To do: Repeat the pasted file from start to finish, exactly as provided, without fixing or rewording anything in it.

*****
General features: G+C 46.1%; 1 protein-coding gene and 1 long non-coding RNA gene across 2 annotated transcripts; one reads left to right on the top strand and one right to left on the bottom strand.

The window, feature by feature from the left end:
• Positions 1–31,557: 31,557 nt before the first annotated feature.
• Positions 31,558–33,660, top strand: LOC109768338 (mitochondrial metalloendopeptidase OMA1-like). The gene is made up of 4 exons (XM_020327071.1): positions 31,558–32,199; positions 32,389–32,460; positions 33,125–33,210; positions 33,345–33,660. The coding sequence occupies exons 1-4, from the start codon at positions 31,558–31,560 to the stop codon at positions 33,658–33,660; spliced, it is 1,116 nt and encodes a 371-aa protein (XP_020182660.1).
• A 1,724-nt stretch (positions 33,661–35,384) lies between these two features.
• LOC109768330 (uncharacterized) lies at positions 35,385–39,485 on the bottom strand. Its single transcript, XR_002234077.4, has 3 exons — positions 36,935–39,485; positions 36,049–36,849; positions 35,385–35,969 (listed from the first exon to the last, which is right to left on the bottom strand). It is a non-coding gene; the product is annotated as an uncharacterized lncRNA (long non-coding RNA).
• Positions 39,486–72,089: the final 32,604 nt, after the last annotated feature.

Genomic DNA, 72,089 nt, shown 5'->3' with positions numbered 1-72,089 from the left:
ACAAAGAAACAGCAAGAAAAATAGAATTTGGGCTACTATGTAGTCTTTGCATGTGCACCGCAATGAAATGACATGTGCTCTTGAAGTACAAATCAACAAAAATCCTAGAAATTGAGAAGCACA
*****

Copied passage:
General features: G+C 46.1%; 1 protein-coding gene and 1 long non-coding RNA gene across 2 annotated transcripts; one reads left to right on the top strand and one right to left on the bottom strand.

The window, feature by feature from the left end:
• Positions 1–31,557: 31,557 nt before the first annotated feature.
• Positions 31,558–33,660, top strand: LOC109768338 (mitochondrial metalloendopeptidase OMA1-like). The gene is made up of 4 exons (XM_020327071.1): positions 31,558–32,199; positions 32,389–32,460; positions 33,125–33,210; positions 33,345–33,660. The coding sequence occupies exons 1-4, from the start codon at positions 31,558–31,560 to the stop codon at positions 33,658–33,660; spliced, it is 1,116 nt and encodes a 371-aa protein (XP_020182660.1).
• A 1,724-nt stretch (positions 33,661–35,384) lies between these two features.
• LOC109768330 (uncharacterized) lies at positions 35,385–39,485 on the bottom strand. Its single transcript, XR_002234077.4, has 3 exons — positions 36,935–39,485; positions 36,049–36,849; positions 35,385–35,969 (listed from the first exon to the last, which is right to left on the bottom strand). It is a non-coding gene; the product is annotated as an uncharacterized lncRNA (long non-coding RNA).
• Positions 39,486–72,089: the final 32,604 nt, after the last annotated feature.

Genomic DNA, 72,089 nt, shown 5'->3' with positions numbered 1-72,089 from the left:
ACAAAGAAACAGCAAGAAAAATAGAATTTGGGCTACTATGTAGTCTTTGCATGTGCACCGCAATGAAATGACATGTGCTCTTGAAGTACAAATCAACAAAAATCCTAGAAATTGAGAAGCACA